The New Deal with Deals
Across the industry, deals will continue to outpace in-house discovery and early development in Big Pharma's pursuit of productivity.
"With large-cap pharmas long on cash and short on late-stage products, we'll see the usual competition for good biotechs,"
says Peter Young, "as well as an increase in regional and midsize mergers, bolt-ons, a wide range of partnerships—and maybe
even a megamerger." (Marriages most frequently gossiped about include Pfizer and Sanofi, Pfizer and Wyeth, BMS and Sanofi,
and Novartis and Bayer.)
And big companies will gobble up biotechs earlier, when their proteins are still hatching. "There's more focus on Phase II,"
says Paul Capital Healthcare partner John Leone. "It increases the risk, but the price is lower, so a company can place more
bets on more products."
Yet drug giants are increasingly hunting for more than promising portfolio assets. "The new vision of M&As is to expand R&D
capacity, with the big companies going after biotechs with platform technologies and other discovery potential," says Kenneth
Kaitin, director of the Tufts Center for the Study of Drug Development. He points out that Merck's recent RNAi moves—first
investing in RNAi-developer Alnylam, then buying RNAi-developer Sirna, "reflects a certain degree of desperation among pharma
giants about acquiring breakthrough innovation—Merck felt it had to corner the RNAi market."
It's worth noting, however, that no big pharma was desperate enough to pony up the estimated $30 billion Biogen Idec was said
to be asking. After AstraZeneca's $15.6 billion purchase of MedImmune and Schering-Plough's $14.4 billion for Organon, widely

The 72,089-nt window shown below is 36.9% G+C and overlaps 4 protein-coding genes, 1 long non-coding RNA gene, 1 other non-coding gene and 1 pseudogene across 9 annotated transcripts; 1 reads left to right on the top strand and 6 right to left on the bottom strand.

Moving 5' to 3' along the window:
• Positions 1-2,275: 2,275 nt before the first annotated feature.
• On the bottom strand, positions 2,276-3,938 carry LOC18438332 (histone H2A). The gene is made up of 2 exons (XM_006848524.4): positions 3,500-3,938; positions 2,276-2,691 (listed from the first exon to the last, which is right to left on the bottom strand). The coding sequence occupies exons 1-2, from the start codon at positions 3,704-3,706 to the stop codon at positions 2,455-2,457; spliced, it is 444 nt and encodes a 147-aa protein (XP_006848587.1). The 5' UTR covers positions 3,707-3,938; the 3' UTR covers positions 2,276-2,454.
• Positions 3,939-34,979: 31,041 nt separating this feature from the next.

viewed as wildly inflated, the all-buzz, no-bucks Biogen boondoggle signals that 2008 won't see the much-feared biotech bubble.
Still, analysts caution that acquiring innovation requires a new approach to merging. "There's always the danger of losing
the creativity and the innovation if you don't allow the biotech to maintain its autonomy," says Infinity Pharmaceuticals'
chief business officer Adelene Perkins. "After all, the team of people responsible for the product or technology are just
as valuable as what they created."
In the past, large-cap pharmas interested in a single compound would simply buy the biotech outright and jettison the development
team. But nimble-hungry execs are increasingly showing signs of learning to let biotechs be biotechs.
On the Campaign Trail
Conventional wisdom says the 2008 presidential campaign should be a top industry priority, especially because healthcare is
polling among voters' top-three issues. To make matters worse, Sen. Hillary Clinton (D-NY), who backs drug importation from
Canada, Medicare Part D negotiations over drug prices, increased funding for cost-effectiveness studies, and FDA approval
of biosimilars, is leading in national polls.
That scenario may have seemed like pharma's worst nightmare even four years ago. But according to many analysts, the industry's
traditional Republican partisanship may be on the wane.
"There's no longer a consensus that if the Democrats take over, things will be terrible for pharma," says Ernst & Young's
Steinberg. "The consensus now is, 'Things are already about as bad as they could be—regardless of a Democrat or Republican
in the White House.'"
The shift in campaign contributions is telling. At this point in the 2000 campaign, pharma was favoring Republicans over Democrats
by a ratio of 2-to-1. Heading into 2008, the Dems have a razor-thin advantage—given the odds, pharma is hedging its bets.
Yet the emergence of healthcare reform as a pocketbook issue for American voters concerns the drug industry beyond politics.
"There's a bipartisan push for universal coverage," says Adelene Perkins. "What matters most is that this is an opportunity
for us to set a national healthcare agenda—and talk about how much drugs contribute to both preventing disease and lowering